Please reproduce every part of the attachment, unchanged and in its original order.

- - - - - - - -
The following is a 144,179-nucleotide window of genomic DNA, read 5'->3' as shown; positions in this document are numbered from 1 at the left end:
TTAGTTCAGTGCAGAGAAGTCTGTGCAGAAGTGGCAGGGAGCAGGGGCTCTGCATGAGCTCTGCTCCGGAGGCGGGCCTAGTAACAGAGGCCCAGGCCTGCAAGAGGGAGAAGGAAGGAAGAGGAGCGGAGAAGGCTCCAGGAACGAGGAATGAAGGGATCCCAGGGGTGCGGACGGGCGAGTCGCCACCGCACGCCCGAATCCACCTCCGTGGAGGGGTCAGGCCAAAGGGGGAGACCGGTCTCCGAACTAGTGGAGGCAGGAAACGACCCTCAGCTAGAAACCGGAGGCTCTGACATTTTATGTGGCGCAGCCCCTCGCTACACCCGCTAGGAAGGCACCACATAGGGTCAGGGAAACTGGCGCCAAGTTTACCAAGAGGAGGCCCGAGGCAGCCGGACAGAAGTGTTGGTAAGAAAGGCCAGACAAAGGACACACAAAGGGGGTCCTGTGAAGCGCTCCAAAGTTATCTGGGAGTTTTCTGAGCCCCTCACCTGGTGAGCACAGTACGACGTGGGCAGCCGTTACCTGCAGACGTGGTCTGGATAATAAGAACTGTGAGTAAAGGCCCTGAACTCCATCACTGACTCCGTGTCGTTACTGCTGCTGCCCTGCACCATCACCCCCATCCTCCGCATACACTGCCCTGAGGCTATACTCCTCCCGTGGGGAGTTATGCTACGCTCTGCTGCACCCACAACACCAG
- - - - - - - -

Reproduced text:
The following is a 144,179-nucleotide window of genomic DNA, read 5'->3' as shown; positions in this document are numbered from 1 at the left end:
TTAGTTCAGTGCAGAGAAGTCTGTGCAGAAGTGGCAGGGAGCAGGGGCTCTGCATGAGCTCTGCTCCGGAGGCGGGCCTAGTAACAGAGGCCCAGGCCTGCAAGAGGGAGAAGGAAGGAAGAGGAGCGGAGAAGGCTCCAGGAACGAGGAATGAAGGGATCCCAGGGGTGCGGACGGGCGAGTCGCCACCGCACGCCCGAATCCACCTCCGTGGAGGGGTCAGGCCAAAGGGGGAGACCGGTCTCCGAACTAGTGGAGGCAGGAAACGACCCTCAGCTAGAAACCGGAGGCTCTGACATTTTATGTGGCGCAGCCCCTCGCTACACCCGCTAGGAAGGCACCACATAGGGTCAGGGAAACTGGCGCCAAGTTTACCAAGAGGAGGCCCGAGGCAGCCGGACAGAAGTGTTGGTAAGAAAGGCCAGACAAAGGACACACAAAGGGGGTCCTGTGAAGCGCTCCAAAGTTATCTGGGAGTTTTCTGAGCCCCTCACCTGGTGAGCACAGTACGACGTGGGCAGCCGTTACCTGCAGACGTGGTCTGGATAATAAGAACTGTGAGTAAAGGCCCTGAACTCCATCACTGACTCCGTGTCGTTACTGCTGCTGCCCTGCACCATCACCCCCATCCTCCGCATACACTGCCCTGAGGCTATACTCCTCCCGTGGGGAGTTATGCTACGCTCTGCTGCACCCACAACACCAG